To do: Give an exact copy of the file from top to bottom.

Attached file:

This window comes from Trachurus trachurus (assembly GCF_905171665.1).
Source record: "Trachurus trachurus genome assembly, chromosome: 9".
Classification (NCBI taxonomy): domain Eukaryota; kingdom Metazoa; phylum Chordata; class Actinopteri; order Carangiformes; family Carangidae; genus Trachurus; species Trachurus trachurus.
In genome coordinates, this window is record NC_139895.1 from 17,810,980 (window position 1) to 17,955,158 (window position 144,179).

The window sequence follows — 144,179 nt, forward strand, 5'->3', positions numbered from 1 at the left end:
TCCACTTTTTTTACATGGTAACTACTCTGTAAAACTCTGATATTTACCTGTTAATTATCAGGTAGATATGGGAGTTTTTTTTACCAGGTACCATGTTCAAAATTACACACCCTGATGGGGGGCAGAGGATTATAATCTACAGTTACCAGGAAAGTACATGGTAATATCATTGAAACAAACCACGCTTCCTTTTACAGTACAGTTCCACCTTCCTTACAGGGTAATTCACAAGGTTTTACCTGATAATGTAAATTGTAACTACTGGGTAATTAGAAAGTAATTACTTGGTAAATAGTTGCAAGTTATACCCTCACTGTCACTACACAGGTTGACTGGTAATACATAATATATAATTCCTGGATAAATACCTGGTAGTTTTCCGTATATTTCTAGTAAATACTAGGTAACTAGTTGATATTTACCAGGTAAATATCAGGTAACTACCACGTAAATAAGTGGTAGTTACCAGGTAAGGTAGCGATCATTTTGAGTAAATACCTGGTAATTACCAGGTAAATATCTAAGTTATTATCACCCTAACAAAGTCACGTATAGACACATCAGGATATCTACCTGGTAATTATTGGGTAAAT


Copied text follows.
This window comes from Trachurus trachurus (assembly GCF_905171665.1).
Source record: "Trachurus trachurus genome assembly, chromosome: 9".
Classification (NCBI taxonomy): domain Eukaryota; kingdom Metazoa; phylum Chordata; class Actinopteri; order Carangiformes; family Carangidae; genus Trachurus; species Trachurus trachurus.
In genome coordinates, this window is record NC_139895.1 from 17,810,980 (window position 1) to 17,955,158 (window position 144,179).

The window sequence follows — 144,179 nt, forward strand, 5'->3', positions numbered from 1 at the left end:
TCCACTTTTTTTACATGGTAACTACTCTGTAAAACTCTGATATTTACCTGTTAATTATCAGGTAGATATGGGAGTTTTTTTTACCAGGTACCATGTTCAAAATTACACACCCTGATGGGGGGCAGAGGATTATAATCTACAGTTACCAGGAAAGTACATGGTAATATCATTGAAACAAACCACGCTTCCTTTTACAGTACAGTTCCACCTTCCTTACAGGGTAATTCACAAGGTTTTACCTGATAATGTAAATTGTAACTACTGGGTAATTAGAAAGTAATTACTTGGTAAATAGTTGCAAGTTATACCCTCACTGTCACTACACAGGTTGACTGGTAATACATAATATATAATTCCTGGATAAATACCTGGTAGTTTTCCGTATATTTCTAGTAAATACTAGGTAACTAGTTGATATTTACCAGGTAAATATCAGGTAACTACCACGTAAATAAGTGGTAGTTACCAGGTAAGGTAGCGATCATTTTGAGTAAATACCTGGTAATTACCAGGTAAATATCTAAGTTATTATCACCCTAACAAAGTCACGTATAGACACATCAGGATATCTACCTGGTAATTATTGGGTAAAT